I first became aware of, and had opportunities to see the complex in the 1980's, and have an extensinve collection of slides which unfortunately mirror many of the recent photos on this site. My daughter even did a water colour, which hangs in my front hall. ("BCT, 1929"). The film, "The Natural", with Robert Redford, has an excellent scene done in the main concourse.
Playing tackle football in the shadow of the terminal near the rea terminal. That area was called "black diamond". Riding bicycles down the side of the hill that approaches from Paderewski. The Van Dyke taxi garage . Driving under the Curtiss St. underpass. A fight at the Dyngus day party that was held there, and the deplorable condition it was in even then! The long ramps that led to trackside. The stupid floor hockey league that was set up to play there (even worse condition).
Ryan M. Schoelerman
Friends and I used to drive over there to check out the architecture and the cool-ass sculpture in front of it. I've done much traveling around this country and half of the world, and I'm tired of Buffalonians thinking I'm nuts when I say that Buffalo is by far the best city to live in the US. I've heard from many who visit here how surprised they are that Buffalo and its residents are so cool.
T: We went to a party there in about 1990 or so(maybe). Also have vague memories of my uncle and father taking me there.
J: I too have vague memories of going there with my aunt to pick up my uncle from business trips. I remember high ceilings and a magical atmosphere-I was maybe 4 or 5 at the time.
T: Now it's the biggest crime I totally agree. When we were there it was in the process of being remodeled, drove by a week ago and it was so sad.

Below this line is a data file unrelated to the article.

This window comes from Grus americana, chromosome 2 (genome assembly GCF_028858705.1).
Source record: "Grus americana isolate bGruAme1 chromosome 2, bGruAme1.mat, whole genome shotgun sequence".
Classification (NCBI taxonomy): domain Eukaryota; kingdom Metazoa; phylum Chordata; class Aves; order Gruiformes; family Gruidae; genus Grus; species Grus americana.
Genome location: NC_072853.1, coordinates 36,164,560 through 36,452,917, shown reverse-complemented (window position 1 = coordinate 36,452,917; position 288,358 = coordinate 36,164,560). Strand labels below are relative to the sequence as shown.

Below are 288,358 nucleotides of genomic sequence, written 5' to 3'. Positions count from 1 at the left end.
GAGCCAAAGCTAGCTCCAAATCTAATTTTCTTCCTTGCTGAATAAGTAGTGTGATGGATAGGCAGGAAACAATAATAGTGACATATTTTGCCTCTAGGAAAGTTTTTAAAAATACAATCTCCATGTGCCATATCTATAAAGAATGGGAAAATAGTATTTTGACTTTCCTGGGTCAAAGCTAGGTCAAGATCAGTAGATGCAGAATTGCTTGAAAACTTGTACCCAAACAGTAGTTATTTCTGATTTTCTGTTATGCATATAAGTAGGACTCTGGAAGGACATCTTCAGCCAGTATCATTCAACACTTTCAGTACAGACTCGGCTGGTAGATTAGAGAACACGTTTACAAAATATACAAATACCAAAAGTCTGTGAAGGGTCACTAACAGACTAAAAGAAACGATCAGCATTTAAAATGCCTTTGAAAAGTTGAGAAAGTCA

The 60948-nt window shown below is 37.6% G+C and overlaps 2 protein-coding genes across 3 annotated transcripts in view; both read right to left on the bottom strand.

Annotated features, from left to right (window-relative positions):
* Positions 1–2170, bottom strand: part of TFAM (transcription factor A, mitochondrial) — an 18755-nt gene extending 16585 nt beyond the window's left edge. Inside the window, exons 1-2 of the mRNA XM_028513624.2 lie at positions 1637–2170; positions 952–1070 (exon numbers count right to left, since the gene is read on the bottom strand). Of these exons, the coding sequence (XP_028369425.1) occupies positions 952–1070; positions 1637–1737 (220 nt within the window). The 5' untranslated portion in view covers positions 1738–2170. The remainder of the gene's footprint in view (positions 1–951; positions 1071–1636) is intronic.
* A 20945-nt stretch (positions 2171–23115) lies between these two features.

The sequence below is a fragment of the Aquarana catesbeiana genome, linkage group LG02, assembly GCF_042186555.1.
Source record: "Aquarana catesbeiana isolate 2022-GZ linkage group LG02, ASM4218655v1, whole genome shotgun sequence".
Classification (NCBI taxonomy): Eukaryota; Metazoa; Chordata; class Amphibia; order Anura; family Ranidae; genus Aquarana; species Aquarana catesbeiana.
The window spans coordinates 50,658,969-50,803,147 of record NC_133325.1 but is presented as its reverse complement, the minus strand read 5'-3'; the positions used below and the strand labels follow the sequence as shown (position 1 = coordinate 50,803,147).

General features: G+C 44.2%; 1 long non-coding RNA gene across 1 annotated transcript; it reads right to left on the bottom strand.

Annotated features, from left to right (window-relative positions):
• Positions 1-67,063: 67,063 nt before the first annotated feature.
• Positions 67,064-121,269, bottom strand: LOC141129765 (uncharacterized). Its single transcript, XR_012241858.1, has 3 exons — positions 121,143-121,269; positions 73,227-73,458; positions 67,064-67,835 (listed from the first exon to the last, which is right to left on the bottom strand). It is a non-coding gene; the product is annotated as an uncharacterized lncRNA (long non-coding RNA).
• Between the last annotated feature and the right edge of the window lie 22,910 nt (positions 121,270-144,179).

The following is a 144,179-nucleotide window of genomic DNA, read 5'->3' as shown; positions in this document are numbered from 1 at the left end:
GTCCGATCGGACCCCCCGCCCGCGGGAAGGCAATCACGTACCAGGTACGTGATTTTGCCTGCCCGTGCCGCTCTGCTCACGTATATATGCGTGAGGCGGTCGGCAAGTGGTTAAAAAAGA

I was born and raised on the east side of Buffalo on Loepere Street and I can remeber as a child going with my parents to pick up relatives or friends visiting for the holidays. Also, during my early teens, we would hang around the restaurant and drink hot chocolate to warm up after playing in the snow - sliding down the hill on card boards. My grandfather and father worked for the railroad back in the 30s and 40s. I left buffalo in 86 and have been back 5 times to visit and the last time in 93. My family and friends who now all live in the suburbs discourage me from visiting the east side because of the crime and shooting going on. It is a shame because I have so many fond memories of the east side.
You need something there that would make the very expensive cost of remodeling worth it. THE NEW INDIAN CASINO! Fix 3 floors first then the money they make would pay for more! Its the only business I can think of that would work in such a way as to pay for all those repairs! THINK ABOUT IT! PASS IT ON!!
I rode one of the last trains out in the 70's. I have many photographs of it that I took as a teenager. I worked near it until recently and was saddened every time I saw it.
I remember the buffalo from when I was a kid in the 50's. My brother and I thought it was the coolest thing. So sad to see the condition it's in now.
My Dad worked at Central Terminal as Assistant Gen. Yardmaster til 1952. I have MANY wonderful memories of the station and train rides we took. I'd be willing to volunteer my time to work on projects to help restore the Terminal.
I moved to Buffalo in 1981, just after it closed. Only memory is of black and white photos I took for UB Grad course, Technology, Culture and Social Change. I scared up a pair of pheasant in the old yard. I love the structure and wish it could be completely restored for a variety of uses. I'm afraid it might be too far gone.